If you have diagnosed mental health issues, when do you disclose that to a new partner? How much do you disclose? If you're dating someone with anxiety or depression, how can you support them and yourself at the same time?
Hear it all on this episode of the Queer Joy Podcast; where two relationship therapists explore what it looks like to see joy in queer relationships.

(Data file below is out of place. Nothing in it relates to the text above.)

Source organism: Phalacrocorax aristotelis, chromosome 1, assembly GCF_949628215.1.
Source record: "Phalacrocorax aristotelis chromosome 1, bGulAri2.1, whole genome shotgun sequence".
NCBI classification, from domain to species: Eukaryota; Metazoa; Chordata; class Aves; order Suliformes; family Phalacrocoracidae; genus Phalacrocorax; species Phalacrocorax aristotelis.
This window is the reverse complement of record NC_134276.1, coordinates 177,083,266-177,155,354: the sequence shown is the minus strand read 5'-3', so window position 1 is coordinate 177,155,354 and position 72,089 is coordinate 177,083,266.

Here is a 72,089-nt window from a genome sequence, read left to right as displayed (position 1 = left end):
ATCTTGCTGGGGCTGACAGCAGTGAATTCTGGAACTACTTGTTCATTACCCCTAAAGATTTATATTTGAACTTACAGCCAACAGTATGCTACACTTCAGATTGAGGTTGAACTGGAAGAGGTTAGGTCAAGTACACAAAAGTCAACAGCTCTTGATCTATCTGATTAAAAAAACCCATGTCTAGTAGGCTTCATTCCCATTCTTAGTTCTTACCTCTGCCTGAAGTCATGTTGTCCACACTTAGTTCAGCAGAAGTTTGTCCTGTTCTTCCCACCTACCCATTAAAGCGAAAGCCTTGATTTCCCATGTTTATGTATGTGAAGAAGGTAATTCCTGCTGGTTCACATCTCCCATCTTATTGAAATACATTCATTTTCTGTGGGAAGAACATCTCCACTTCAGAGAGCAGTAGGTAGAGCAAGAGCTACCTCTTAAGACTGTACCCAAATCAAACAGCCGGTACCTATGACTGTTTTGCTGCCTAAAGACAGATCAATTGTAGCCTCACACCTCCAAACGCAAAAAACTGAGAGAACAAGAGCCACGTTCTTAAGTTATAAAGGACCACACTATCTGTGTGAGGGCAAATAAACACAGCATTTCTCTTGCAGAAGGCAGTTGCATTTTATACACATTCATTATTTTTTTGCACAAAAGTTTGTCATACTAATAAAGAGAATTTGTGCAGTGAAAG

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Melisa: As the person with anxiety, it's dangerous territory for me to expect a partner to learn all of my triggers, constantly avoid them, help me through everything. Like, they're also people. They also have things going on and it's not fair for me to put my mental health on them as their job to fix. Keely: Yeah. Going back to the basic of what a relationship is, it isn't our role to change anybody or to fix anybody or to solve problems for anybody. Keely: Hi, Queer Relationship, Queer Joy. Well, we're here today. I'm inspired by Mental Health Awareness month. So for folks that don't know May, and it's other things too, I want to be clear that I think it's also Asian Pacific Islander awareness month. It's Mental Health Awareness month. And so, being that we're therapists, we thought it'd be great to have extra and do two episodes. We're going to do a part one, a part two, because there's so much to talk about around mental health and partners. And how do we take care of our own stuff? How do we support our partners? What's working well in the dynamics of partnerships, of romantic relationships, nesting partners, where one person has a mental health issue or both people, whether it's anxiety, depression, borderline neurodivergency, we're talking about all these different pieces for mental health awareness. And I want to say, I want to make sure and say this now so that we put in our brains to talk about the positive things too, and not just about the negative down pieces. Like I think that's what something we really make clear on this podcast is we're not doing toxic positivity, but we are going to include the joys and cool pieces. Melisa: Yeah, what's also working alongside the things that might be challenging. And I, I do, I feel like I say this all the time, so it might sound insincere now, but I'm genuinely pumped about this topic. I don't think we talk about things that I'm not pumped about worth talking about, but because this. This is our wheelhouse. This is what you and I do in terms of our job and sitting with clients. And this is what we're hearing about every day. And of course it impacts relationships and how we show up in relationship. So why not give it a full platform to really dive in? Keely: Yeah, for sure. And so we're just going to talk for a while and then we will then have more to say with part two. We should probably introduce ourselves. I started blabbing per ush . I think that helps get people in that I think about it. Like, you know, how to therapy session, you kind of chit chat for a minute before diving in and, yeah. Like us talking for a moment is warming up. Getting people into, you know, with our voices and what the topic of the day is, and- Melisa: Everyone's getting their coffee ready. They're getting comfy. Keely: Yeah, for sure. And I will say, I think thinking about this too, I do want to spend a little bit of time differentiating some different anxieties and then really thinking about too, just to kind of a general anxiety, general social anxiety that I'm not gonna put as a diagnosis. And there isn't actually a separate diagnosis for social anxiety, but it's, it's something that we talk about. And I do want to make aware and talk about normalizing, just a general kind of anxiousness around hanging out with people and being outside and being around people and social groups and this extra layer that it's been, what about a month now of not wearing masks or not being, have to, people are choosing some people are choosing to wear masks still, some people either for their own health or for their own choices, or because for some folks who are compromised, you know, norming that, and I would say this, I think that's kind of a potential coping strategy as well. It does take down. The areas that I know are very crowded. I'll wear a mask still and we have to wear masks at work. So those almost like comforting in a way, even though they're also annoying. Melisa: It can be a way to manage anxiety. For sure. I've definitely still use a mask in lots of situations to make myself feel more comfortable. Keely: Yeah. Yeah. Just normalizing people making different choices based on their own needs. Well, I am Keely C Helmick. I'm the owner of Connective Therapy Collective. I am a queer non-binary person. Able-bodied white. I am a licensed professional counselor as well as a certified sex therapist, and talk about all things that are queer. Melisa: And I'm Melissa DeSegiurant, I'm a therapist at Connective Therapy Collective. I'm bisexual. I'm a polyamorous person, gender fluid. I am white and physical recovery. Very excited about that part of my identity right now, and really looking forward to diving into these topics more. Again, being that this is what we do all the time. It's my jam. Keely: Yeah. Well, I'm thinking about from the beginning of, if we're talking about how people are dealing or talking about their mental health and where they're at. I did notice on the apps. I will say I have officially been off the apps for like two weeks. Melisa: Wow. Keely: Now I'm not missing it right now. I never thought I would say that, but I, I I'm casually dating, but I am off apps til we'll see. And I don't know if you notice this, Melissa, people will say on the apps that they are seeing a therapist or they will say one of their requirements for dating is the person they're dating or the people they're dating are actively seeing a therapist. Melisa: Yeah. I've seen a lot of that and I love it. I've even seen people like put their attachment styles on their profiles. Like I've seen a lot of really specific things, and again, that's not our topic today. And we've talked about a little bit before, but remember there's not just one attachment style so we can get out of that. I don't want to promote that idea, but I like when all this information is on the dating profiles. More information is helpful for me and I am a person. Requires a certain level of emotional processing ability from partners that I'm in connection with. And I've, I've learned that and I've developed into that becoming a therapist myself. So those are things that are really important to me. It's not that I can't be in relationship with anyone who has mental health difficulties. I do need the people I'm in relationship with to have some skills, tools around what comes up for them, mental health wise, as I do so that I am not the primary caregiver and, or my partner is not my primary caregiver for those things. Keely: I like how you just phrase that, Melissa, because thinking about what a primary, when we use the term primary caregiver and what that means with mental health versus like physical health going on. And how do we delineate between that? And I want to say before, I was just ready to jump, but I know we kind of go into hands gentle and that's okay. I think a question that people sometimes think about is when to disclose or when to talk about their anxiety or talk about their depression, which is a main ones we're going to talk about. We're focusing on anxiety, depression, cause those are the more, the more prominent ones, but that definitely there's a wider range than just depression and anxiety. And some of the coping strategies and the strategies to talk can be applied to other mental health pieces as well. Melisa: Absolutely. The way I come at things is always from that trauma informed lens. So any of the anxiety and depression we're talking about in my mind, probably links back to some past trauma, not to say that there's always a PTSD diagnosis. The DSM is, is a little far behind, still on the trauma informed practices or perspective. But that's kind of the framework I come from is that there's been some wounding that is responsible for the anxiety and depression that may be present. Keely: Yeah, and there's variances of general anxiety. So when we're, I will do my best to be clear and talk about what the diagnosis is, but also wanting to honor folks who recognize challenges that they have, struggles that they have and have their own diagnosis based on what they've experienced and what they researched. And so. I do want to talk a moment about the actual diagnoses, but then also validate people's experiences outside of the DSM. Cause the DSM five is very flawed. All the DSMs are very flawed. And then you said, yeah, PTSD and trauma. And again, so from the get go, when we're starting to date a new person, when do we disclose that? Okay, some people are disclosing it on their app on the, on their profile or their dating app. Melisa: It's one of those frustrating answers where it's like, it depends, like figure out what works for you. But for me, So, what I deal with most frequently is anxiety. And it's like, make sense to disclose that right away, because that's part of how I manage anxiety on first dates. I'm like, Hey, I'm going to be anxious. I literally just name it. You know? And like, that's the thing that I deal with. I say it as kind of flippantly as I just did. I don't have stigma around my own anxiety anymore. I think I used to, but I don't have any shame or stigma around it. I think it's pretty average run of the mill living in the times we live in like anxiety levels. So yeah, I'm a person who prefers to disclose that really early. It makes me feel more comfortable. It demystifies the whole thing. If there's follow-up questions that people have, I can certainly answer those, but and I say that, again, that doesn't mean it's right for everyone to disclose things right away. Keely: Yeah. And I think about, so when people ask me this question, similar to Melissa, it's okay. It depends. I do think that sometimes the first meeting isn't necessarily that you don't have to do that. You can, as in your example, of course, like if you want to be like, oh, I'm feeling a little anxious, or I think about the idea of differentiating to like stress and general anxiety disorder and differentiate, they can feel similar, but the stress of things and are outside and how that manifests in individuals can look differently. So I say, I mean, I'm going to just offer up another example. Like maybe you wait till the second date or third date, I tend to think of first dates as, and this is anyone who listens is dated me or has gone on a date with me. It's like, I see it as like, let's just see if our energies match because there's a lot to disclose sometimes. And I think as we get older, especially like I'm not 22, so I'm almost double that. So my life experience and the things that I disclose to people, it's almost the slowness sometimes of, of meeting somebody is really beautiful. Just getting, because maybe you meet and after 45 minutes of coffee, it's like, let's be real. Sometimes it's like 10 minutes and you're like, this is not a connection. There's not a connection. Melisa: We've talked about that before, too. Like, you don't need to tell your life story if you're not feeling a connection to someone, right? Keely: Yeah. So that's from the get go when to disclose. Okay. So we're saying, think about it, but giving people full permission that you don't, you don't owe anybody, anything to tell them right away. Melisa: Well, and even what that disclosure looks like, like I'm the one who, yeah. I like to get it out right away. I'll say, Hey, this is one of the things I deal with, especially because for me, I'm glad you made the differentiation between stress, anxiety. I can have full blown panic attack. And the likelihood of that with someone new, that I've not been around before is higher than around someone I've not been around. So I think that's why it feels better to name that early on because there's a potential that something will happen and I will go into panic attack mode and I would rather my date understand what's happening than me trying to describe what's happening in the middle of a panic attack. That's a possibility for me. Unfortunately, when I name it, it tends to not happen. So yeah, it's good to differentiate between, like, what are you actually disclosing? What are you actually talking about? Keely: Yeah. I have to remember that not everyone understands mental health. And if using, if I use the word anxiety or use the word depression, they may have a different definition of it than I do. Melisa: Totally. Keely: And so there's also that piece that we're sharing a lot about ourselves when we disclose mental health, because we're telling our versions of it. Like, this is like you just said, Melissa, oh, you may have a panic attack. Some people with general anxiety will have panic attacks, but some people don't. That's not a, that's not a requirement of anxiety diagnosis. Melisa: Exactly. Yeah, yeah. Yeah. It's that question of like, so what does that look like for you? Keely: Yeah. How, how do you, how does that manifest in your body? Melisa: But I've had people like disclose in a, in a much less like I don't want to say vulnerable cause they were being vulnerable, but just like in a less detailed way of just saying like, oh yeah, I've had some, my share of anxiety, depression in my time. That's enough info for me on a first date. I don't need to necessarily know. What does that look like now? What are you going to need from me? I don't need to go into a fear mode of assuming this is somehow going to be my job. You know, that's enough context for me early on in a connection. Keely: And anxiety looks differently for different people, even with having the same diagnosis. Melisa: As does Keely: We'll interchange, anxiety, depression, but I did want to come back to the definition of anxiety again, from the DSM perspective, which doesn't mean that everyone has these, but some of the common things that we look for is, you know, difficulty sitting still, fidgeting, irritability, ruminating that, that having something and not, and it's like running through your brain, running through your brain, running it through your brain. What else would you want people to know about anxiety or understanding anxiety? I I'm going off this as though people that some people listening may not have... Melisa: Totally. Yeah. And i don't have a DSM open and in true bad therapist style, but feeling keyed up, feeling really restless, sometimes difficulty sleeping, difficulty controlling, worry, and anxious thoughts. Those are all things that can contribute. And of course, you know, as we've said, like the way the DSM works, it's very specific. Like you have to have three out of the five symptoms for at least six months or all these different, you know, criteria that I, my head gets a little bit fuzzy when I try and look too closely at it all. So again, I don't know my point on that other than to say, like, you can also experience anxiety without qualifying for generalized anxiety disorder. That does not mean your experience is invalid. Keely: Yeah. And so I think, so I am going to just pull up and just briefly go over because I did want to differentiate some of it too from anxiety and stress and stress is more cute. That's one of the pieces, how we differentiate is, is there's an external situation. Like when someone's like, I'm stressed about what's going on at work, because I have a deadline due and that's a stressful situation or you're stuck in traffic, and regardless of whether you have anxiety or not, or have generalized anxiety, there are certain situations that people are going to react or have an experience of a stressful situation. And the way we differentiate that is that with the generalized anxiety is at least six months. Melisa: When we mean generalized is it could happen over like any one of your life domains or like your spheres. Like you could have anxiety about work, but it could be about friends, it could be about, you know, any anything really. And it's not necessarily specific to a identifiable stressor. Sometimes you'll wake up and you just have anxiety about anything that comes across your plate that day. Keely: And so then just some of the symptoms and again, please do not use this episode as a way to diagnose yourself officially, but it's something just to think about when you're thinking about, as we go on to talk on this topic. I just want to have people have the same vocabulary in mind and imagine, and we're going to talk about how this manifests within the dynamic relationships and how to move through that. So we have, you know, edginess or restlessness, tiring easily, impaired concentration, irritability, increased muscle aches or soreness, difficulty sleeping, either trouble falling asleep or staying asleep, restlessness at night. So like that description right there, I think about like how that affects people that we're dating and how it affects how we show up in these situations and then it's okay if they tell us they have this and they have challenges with this, how do we support? And then also, oh, the B word, how do we, as supportive partner, still maintain our own boundaries. Melisa: Yeah, and that is, this is the tricky part for so many people, because I hear a lot of should statements about what a good partner should do and should be. And it seems like that the idea floating around out there is that a good partner should always take care of the other person's stuff, whether that's physical or emotional. And man, I got to tell you, I think that's a really big pitfall and I have put myself in the position of somebody who was responsible. And I know we've unpacked that word before and in a previous episode, but I really did assume responsibility for someone else's mental and wellbeing. And that really damaged the relationship because I did not have appropriate boundaries, which ultimately wasn't protective for me or my partner. So I really want to get rid of this should and, and maybe look at how we can be responsive without being responsible. Keely: What popped up in my brain, especially when you said, Melissa, about the, the caretaker role or the primary caretaker... When I think about the relationship escalator and for those people who have been married or ever been to a wedding with the like traditional til death do us part or before that is in sickness and in health. And this idea of that we're supposed to be there with our partner in sickness and in health. And, what does that mean? Melisa: And true. We don't want to go full on detachment mode where it's like, well, that's yours. That's for you to deal with no we're in community and partnership for theoretically for a reason, you know? And for me, part of the reason I choose partnerships with folks is for emotional support. But as a person, I'll put myself in the position, the person with anxiety, I it's just dangerous territory for me to expect a partner to learn all of my triggers, constantly avoid them, help me through everything. Like they're also people, they also have things going on and it's just, it's not fair for me to put my mental health on them as their job to fix. Keely: Yeah. Going back to the basic of what a relationship is, it isn't our role to change anybody or to fix anybody or to solve problems for anybody. Right. Right. And that actually can become a piece of control that can actually be controlled dynamic within a partnership when there ismental health that comes up and delineating between being supportive and trying to control a situation. And so often, I think about anxiety, like I'm thinking about different ways that anxiety manifests and how that affects our relationship dynamic and dating. I think the thing that's challenging is within dating, if you're not living with the person and you're not seeing them on a regular basis, they may not really understand the full extent. Melisa: Sure. Yeah. Keely: And so again, I mean, really it's an ad advocating for going slower in the, the beginning processes of dating is getting to know each other and having those opportunities to talk about these things before they necessarily pop up or before it's really obvious, like how you are in the morning time? And how are you at night time, what it's like. I mean, I think in Oregon, especially more with depression, but with anxiety and depression is it can be very seasonal. Yeah. Situational. Melisa: I've heard people ask that on dates. Like how do you get through the winter? What do you do? Yeah. It's really? Keely: Yeah. Yeah. How do you do, and I want to also touch on something of being aware to where this can also come up in interpersonal violence and walking that fine line of recognizing struggles, but also not taking on. It's also an excuse. Melisa: This is the hard one. This is a really hard one. Keely: Like someone saying, well, I have anxiety. So this is how I act. You have to just deal with it. Or, you know, when I'm really depressed, I don't do X, Y, and Z, and so you have to, you have to, as my partner do this, because I can't do it, these pieces are hard. It's what we're talking about it. Melisa: Totally. Yeah. And that's why, like, if we know what those expectations are early on, we get to decide whether that works for us or not, you know? And, and it, it, it also doesn't mean that we're shaming that, like, I know for myself because of my job I don't do well if I come home from work and I've got a partner who's really, really struggling with ongoing depression. I'm like a high vibration person. I'm relatively positive by being clued into what's actually happening. I'm pretty realistic about what's going on in the world, but there's such a heaviness. I sit with every day at work, but that's like not a right match for me, energetically. And that doesn't mean that I get to shame somebody and be like, you can't be depressed. You need to figure out better coping skills. I don't want to know that's on need to create a boundary and say, you know what? I totally appreciate you. I don't know if I'm the right connection for you. How, how can we be in community together if it's not going to be in partnership? And that may feel tricky for people to hear, but we do get to choose like, what we are in connection with and who we in connection with. And, and I think what I'm advocating, advocating for us to do that responsibly and not say, oh yeah, no big deal. I got that. And then be resentful five months later, when we're, we're doing exactly what we said we would do the person's showing up exactly the way they said they would, and we're mad because we didn't actually want to be doing this job or this work. Keely: Well, and I think that goes back to, I mean, we're advocating as we're talking about this, this is a piece. Is it in the relationship smorgasbord- but this is something when we're going through relationship agreements and agreements and expectations and what we're asking for, what we're looking for, that dynamic of relationship and within many different relationships, there may be certain asks that we have of certain people, but we don't want to assume, like, I think again, always going back to this like relationship escalator and these monogamous assumptions that just because we're dating or in a romantic or sexual relationship with someone, we need to be really clear about what those asks are and what those agreements and expectations are. Melisa: Yeah, totally. Keely: And so we're talking about anxiety and depression here and just general things that can apply to other mental health. And when we're talking about depression, again, this is according to the DSM, but this doesn't mean that there are other pieces to it. So with general anxiety, it was like you have this, or having the symptoms for six months. The depression is around having the same two week period experiencing this. Things like significant weight loss or weight gain, depressed mood most of the day, diminished interest or pleasure in most activities. Okay. And let's, let's talk about now just to go out, but what the hell does significant mean even? So like that one, obviously there's issues. We won't go to much into it, slowing down a thought reduction of physical movement, fatigue, or loss of energy, feelings of worthlessness, diminished ability to think, or concentrate... Potential isn't just depression, but recurrent thoughts, suicidal ideation, thoughts of death. Maybe it'd be better for me not to be here. So, and as you can also see, like anxiety and depression, sometimes people think about it for, for people, with anxiety and depression, it can kind of feel like two sides of the same coin. And some of those things happen with both. Melisa: The model I would encourage people to look up is the window of tolerance. If you type that into Google, you can find a million examples, even Google images will give you the little graph, but it's a good way of looking at kind of where our nervous systems fluctuate too. So it will show you in the middle of the graph, that kind of window of tolerance, where, when you're, when you're living in that zone, things can happen and you're okay. Like, you know, minor inconveniences, you can kind of let it roll off your shoulders. No big deal. But what happens is we fluctuate. We go into hyper arousal, which can look like your fight or flight. And that is often where that's like the anxiety territory. That's where anxiety lives up there and that hyper activation. And then we can also go down into hypo. Which is more like the freeze and that's more where depression will lie. And so the way I like to think of it is sometimes for us folks that have high anxiety, if we're writing, we can't live like up there for too long, it's too much energy and that hyperactivation state. So what will happen is we'll plummet down. I know this for myself, I'll plummet down and then I'll be in like depression land for like a day or two. Cause it's sort of my nervous system trying to like even itself back out. So yeah, that it can feel like a cycle, but I tell people it kind of would look like a heart monitor anyway, cause we're always going up and down within the window. And then the trauma piece too is trauma can actually make our windows smaller. So that it's easier to go into fight, flight or freeze because we only have a little tiny room of where we're okay, right. So that's a model I really like to use and I like partners to use it together to explore like, oh, so you're really down here and I'm really up here. And that's why, if we're our energies, aren't vibing right now because we're in totally different realms and neither one of us are actually regulating. Keely: Well, and I've heard be, but when you're saying that Melissa, and thinking about recognizing. Depending on what partner or who we're interacting with, that can look a little different too. Like we don't actually always know we can let a new person we're dating or a new relationship that's developing. We can talk about these things. But until we're in a relationship and have some time with this person, we don't always know how that's going to manifest. Melisa: Totally. And things change. You know, here I am saying like, well, someone who has consistent depression, probably not like the best match for me. Like, and things happened in my life. And then I have to pray, you know? So we can't know exactly what things are going to be like. And also, mental health issues happen and it's not something to be ashamed of. It's not something to quote-unquote fix, like these things will pop up. And that's why we want to give you tools to work with it, rather than like trying to be avoidant of all mental health issue. Keely: Yeah. I feel like it always comes back to that first piece is recognizing within ourselves, understanding ourselves and how these mental health challenges, how our mental health, where we're at. We noticed like for ourselves and stepping back of how we're taking responsibility as an individual and taking care of ourselves, but also having those support. And that going back to, we talked about, when we talk about sex, when we talk about fun activities, pleasurable activities, we talk about anything we're saying, okay, you can't just rely on one person and even more. So when we're talking about this anxiety and depression, we can not rely on just one person to help us. And, and we're also not saying that you have to do this all by yourself. Melisa: Right? Right. Exactly. It's a team of support. You know, and what that can look like if I'm thinking about like newly connecting with somebody and wanting to be curious is how does it show up in your partnerships? What do you really need from a partner when you're feeling that way? What would be really great to receive from a partner? You know, those are good questions to ask so that we can step up to the plate and say, okay, yeah. When so-and-so is really having a rough day, they really like this, that feels within my capability. I can help them out with that, you know, but also to your point, not assuming that we're going to be the only person. Keely: Yeah. And I think, you know, we talked about this being a two parter and wrapping up this piece of it and then saying for the next episode to continue this conversation, because it's such a big conversation that we wanna spend a good amount of time on it. It's just the tip of the iceberg of this conversation, obviously, but when we're telling people or disclosing about mental health to let them also know what we're actively doing. And so being really clear about when we're talking about boundaries and expectations is saying, you know, I'm letting you know, this is what's happening for me currently, and this is what I'm doing. And I want to get permission that you don't have to go into specifics. It's not gonna look the same for everybody. We know this. But really having some thoughts around, you can say as little or as much about it. And thinking about how being helpful to your partner and things that are helpful to partner or things like, like you were saying, Melissa, this is what's helped me in the past, or this is what's helpful for me. For some people, when they're feeling anxious, some people just pull away. Like if someone's feeling like extra anxious that day, or having like an anxiety flare up. Some people will be like, oh, I want to just be by myself. I just wanna isolate go away. And some people like, no, no, no, no. Be next to me be next to me, don't leave me. But you know, I want to have a distraction or, or something fun to do. And as I'm saying this, I'm thinking about how one of the most challenging things is if both people have his experience of anxiety and the person assumes and does the thing that they think their partner wants, right. Instead of having clarity. Yeah. Melisa: Yeah. And I've been in that situation before. I've definitely been the one who like just did a bunch of things to try and make someone feel better. And none of it worked cause they didn't ask me for any of that. So I help myself with that. And I've also been in this situation where I've had like pretty close to a panic attack set in, and this was more specific to trauma getting triggered, I would say. And similarly, the person was trying to comfort me the way that they intuitively thought that they could comfort me, and it was like by holding me close. And that for me was like, so terrifying. I needed no touch. I needed space. I needed my body to be able to flee the scene. And eventually I got that, but it would have been really helpful had I communicated those things ahead of time. And I'll say though, I don't always know. Because with some partnerships with something happens, I want compression and I want to be held really closely. So it's, it's tough. It's not always going to be the exact same, but again, if you can give any information, you know, to, to partners as to like, Hey, this is one of the things that can really trigger me. You know, sometimes I, even, if you don't know, sometimes I really want to be touched, sometimes I don't. Let's just check in, right. Like more for me more communication is better. Keely: Yeah, so food for thought, and we will continue this conversation and get more into specifics of now that we have a what that might kind of look like, especially at the beginning and how much we disclose. And then to be continued. We'll be more specific around the dynamics and things to help as a partner and things that we can do to help our partner when we're having mental health struggles. So on that note, recognizing joy and gratitude is definitely a tool. What is your Queer Joy of the week? Melisa: Well, my Queer Joy. I guess it is the one, but it totally is. Okay. Sometimes I judge it before I say it, but it's, we're going re reality TV land. It's just my favorite reality TV show is The Circle. I love it. Like I legitimately love that show so much. And part of it I realized is because it is like a queer Mecca, like queer people run that show. Like they're the best part of the whole circle is how many queer people there are, how amazing they all are. So I love it. Recently found out that one of my queer friends also really loves the show so we like gushed about that for a minute, but this season. The fricking spice girls are on it. Like, are you kidding me? Like this is queer- Keely: All of them? Melisa: No, it's Baby Spice and Scary. It's Mel B energy. Yeah. I already loved that show and then you add in the spice girls and like that just the nineties getting me as like so that's my Queer Joy. Keely: That's awesome. Well, mine is... Mine's almost always social. Yeah. It's almost always social. In Portland, Oregon, there is a lesbian bar called Sports Bra. So I went and visited this last week and it was pretty good. And I had this same feeling. I recognize this feeling, the same feeling that I had when I went and visited Wellesley. When I went to Wellesley College, my friend went to college there and I went to visit and I looked around, I was like, whoa, look at all these like books and pictures and all these things about women and women's history and all of, and it was such an awakening moment to not have fully understood at the age of 18, how little our public education talks about women or anyone other than white men. And so when I went into Sports Bra, I was like looking around. I was like, whoa, look at all these women. I was like, oh yeah, women's sports is odd. And I'm in the bathroom and looking, and everything's like, women's sports. And we talk about it all the time. I'm very aware of the lack of representation and still this beautiful feeling that just blows in my body, seeing that. And especially like the little five-year-old in me was really huge into basketball and would go on the phone and call it the coach of the trailblazers and wanted to play basketball. Wanted to be a sports broadcaster, all these things... legit when I was 5, 7, 8, 9, 12, that didn't exist. There wasn't a national league yet. There wasn't the WNBA. There wasn't women doing sports broadcasting, and so such this beautiful moment and this feeling of just there's representation and as a white person, there is things that I miss as- meaning that I don't always notice the lack of representation in other ways. As a white person, there's representation of whiteness, but with, with this piece of it and sports and, you know, being a, and it's so gay, I mean, it's, it's. It's all people and it's women's sports, which can be CIS women and it can be CIS straight women, but it's so fucking gay and like looking around and I'm like lesbian, lesbian, lesbian, lesbian, lesbians. And I will say there was a piece as a non-binary person. I still felt representation, but it definitely was. Yeah, I have some conversation around it, but there is still an inclusiveness that you don't find in the average bar and especially in a sports bar. So it was, it was really cool. Melisa: Amazing. I haven't checked it out yet, but it's on the list. Keely: It's pretty small. And like, actually I had a friend on Instagram who I haven't talked to since high school. And she was like, oh, like commented. And she used to play soccer. So she would, you know, saying it's kind of small. So there's actually a big game. It's going to be really packed. Like, yeah. I mean it's, I bet you if they have, if they get the run that it seems to be they'll expand, but totally worth the trip and good vegan food. Delicious vegan food. I had like a vegan- Delicious. Melisa: Sounds good. Keely: So that's it for this week and we will be doing a part two continuation of this topic and get more into relationship dynamics within dealing and doing this mental health thing. So thanks again for a riveting conversation, Melissa. And I hope everyone has a Queer and Joyful week. Cardinal: Thanks for listening to Queer relationships, Queer joy, a podcast by the Connective Therapy Collective hosted by Kelly C Helmick and Melissa DeSegiurant. I'm your producer Cardinal marking audio is edited by Mars Gaspar. Intro music is by bad snacks. If this episode made you smile or think, tell us about it, if you hated it, tell us about that. Review us on iTunes or Spotify, or send us an email at info at Connective Therapy, Collective dot com for more queer joy. Visit our website at www dot Connective Therapy. Collective dot com. Love ya. Bye.